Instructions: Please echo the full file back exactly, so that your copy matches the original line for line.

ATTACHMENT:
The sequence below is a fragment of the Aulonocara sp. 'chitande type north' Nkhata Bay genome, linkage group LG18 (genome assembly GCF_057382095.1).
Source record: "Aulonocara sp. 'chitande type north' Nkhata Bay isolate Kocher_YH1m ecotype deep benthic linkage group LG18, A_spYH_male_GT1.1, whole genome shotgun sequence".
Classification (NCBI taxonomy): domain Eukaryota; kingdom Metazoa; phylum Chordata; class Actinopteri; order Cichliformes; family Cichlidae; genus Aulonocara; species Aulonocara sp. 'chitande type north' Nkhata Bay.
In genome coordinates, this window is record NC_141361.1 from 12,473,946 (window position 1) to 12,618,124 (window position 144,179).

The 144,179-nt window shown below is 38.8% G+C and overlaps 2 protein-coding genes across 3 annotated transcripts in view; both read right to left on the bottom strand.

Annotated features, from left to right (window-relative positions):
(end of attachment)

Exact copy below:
The sequence below is a fragment of the Aulonocara sp. 'chitande type north' Nkhata Bay genome, linkage group LG18 (genome assembly GCF_057382095.1).
Source record: "Aulonocara sp. 'chitande type north' Nkhata Bay isolate Kocher_YH1m ecotype deep benthic linkage group LG18, A_spYH_male_GT1.1, whole genome shotgun sequence".
Classification (NCBI taxonomy): domain Eukaryota; kingdom Metazoa; phylum Chordata; class Actinopteri; order Cichliformes; family Cichlidae; genus Aulonocara; species Aulonocara sp. 'chitande type north' Nkhata Bay.
In genome coordinates, this window is record NC_141361.1 from 12,473,946 (window position 1) to 12,618,124 (window position 144,179).

The 144,179-nt window shown below is 38.8% G+C and overlaps 2 protein-coding genes across 3 annotated transcripts in view; both read right to left on the bottom strand.

Annotated features, from left to right (window-relative positions):